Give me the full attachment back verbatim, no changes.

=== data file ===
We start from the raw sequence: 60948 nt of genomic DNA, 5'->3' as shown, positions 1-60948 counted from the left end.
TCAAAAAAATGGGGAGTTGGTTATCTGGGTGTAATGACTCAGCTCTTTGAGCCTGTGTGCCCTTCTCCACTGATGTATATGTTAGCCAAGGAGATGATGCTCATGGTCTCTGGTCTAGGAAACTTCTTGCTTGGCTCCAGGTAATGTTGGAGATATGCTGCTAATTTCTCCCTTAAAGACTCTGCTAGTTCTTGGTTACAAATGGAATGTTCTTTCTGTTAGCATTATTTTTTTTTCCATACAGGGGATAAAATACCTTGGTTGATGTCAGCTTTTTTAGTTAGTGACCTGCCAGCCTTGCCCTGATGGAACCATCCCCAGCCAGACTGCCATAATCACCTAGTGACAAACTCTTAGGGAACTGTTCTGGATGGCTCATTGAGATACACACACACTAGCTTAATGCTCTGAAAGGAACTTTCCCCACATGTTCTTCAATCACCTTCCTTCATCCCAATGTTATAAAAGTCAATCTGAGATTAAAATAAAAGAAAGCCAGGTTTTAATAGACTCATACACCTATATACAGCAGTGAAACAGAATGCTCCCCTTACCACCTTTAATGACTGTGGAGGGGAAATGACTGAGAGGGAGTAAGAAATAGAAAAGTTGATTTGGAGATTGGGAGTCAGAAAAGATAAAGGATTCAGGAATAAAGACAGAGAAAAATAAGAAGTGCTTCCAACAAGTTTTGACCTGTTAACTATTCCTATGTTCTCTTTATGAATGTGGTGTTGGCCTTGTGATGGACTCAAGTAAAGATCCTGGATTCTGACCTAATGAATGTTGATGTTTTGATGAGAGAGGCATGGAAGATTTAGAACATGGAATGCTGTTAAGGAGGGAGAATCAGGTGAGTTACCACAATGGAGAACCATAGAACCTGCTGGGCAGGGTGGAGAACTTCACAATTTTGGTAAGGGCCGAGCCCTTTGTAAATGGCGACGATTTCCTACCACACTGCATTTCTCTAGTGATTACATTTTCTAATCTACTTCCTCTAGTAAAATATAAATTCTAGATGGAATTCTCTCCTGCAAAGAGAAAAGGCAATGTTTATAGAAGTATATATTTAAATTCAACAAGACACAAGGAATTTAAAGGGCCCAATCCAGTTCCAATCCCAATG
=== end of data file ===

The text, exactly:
We start from the raw sequence: 60948 nt of genomic DNA, 5'->3' as shown, positions 1-60948 counted from the left end.
TCAAAAAAATGGGGAGTTGGTTATCTGGGTGTAATGACTCAGCTCTTTGAGCCTGTGTGCCCTTCTCCACTGATGTATATGTTAGCCAAGGAGATGATGCTCATGGTCTCTGGTCTAGGAAACTTCTTGCTTGGCTCCAGGTAATGTTGGAGATATGCTGCTAATTTCTCCCTTAAAGACTCTGCTAGTTCTTGGTTACAAATGGAATGTTCTTTCTGTTAGCATTATTTTTTTTTCCATACAGGGGATAAAATACCTTGGTTGATGTCAGCTTTTTTAGTTAGTGACCTGCCAGCCTTGCCCTGATGGAACCATCCCCAGCCAGACTGCCATAATCACCTAGTGACAAACTCTTAGGGAACTGTTCTGGATGGCTCATTGAGATACACACACACTAGCTTAATGCTCTGAAAGGAACTTTCCCCACATGTTCTTCAATCACCTTCCTTCATCCCAATGTTATAAAAGTCAATCTGAGATTAAAATAAAAGAAAGCCAGGTTTTAATAGACTCATACACCTATATACAGCAGTGAAACAGAATGCTCCCCTTACCACCTTTAATGACTGTGGAGGGGAAATGACTGAGAGGGAGTAAGAAATAGAAAAGTTGATTTGGAGATTGGGAGTCAGAAAAGATAAAGGATTCAGGAATAAAGACAGAGAAAAATAAGAAGTGCTTCCAACAAGTTTTGACCTGTTAACTATTCCTATGTTCTCTTTATGAATGTGGTGTTGGCCTTGTGATGGACTCAAGTAAAGATCCTGGATTCTGACCTAATGAATGTTGATGTTTTGATGAGAGAGGCATGGAAGATTTAGAACATGGAATGCTGTTAAGGAGGGAGAATCAGGTGAGTTACCACAATGGAGAACCATAGAACCTGCTGGGCAGGGTGGAGAACTTCACAATTTTGGTAAGGGCCGAGCCCTTTGTAAATGGCGACGATTTCCTACCACACTGCATTTCTCTAGTGATTACATTTTCTAATCTACTTCCTCTAGTAAAATATAAATTCTAGATGGAATTCTCTCCTGCAAAGAGAAAAGGCAATGTTTATAGAAGTATATATTTAAATTCAACAAGACACAAGGAATTTAAAGGGCCCAATCCAGTTCCAATCCCAATG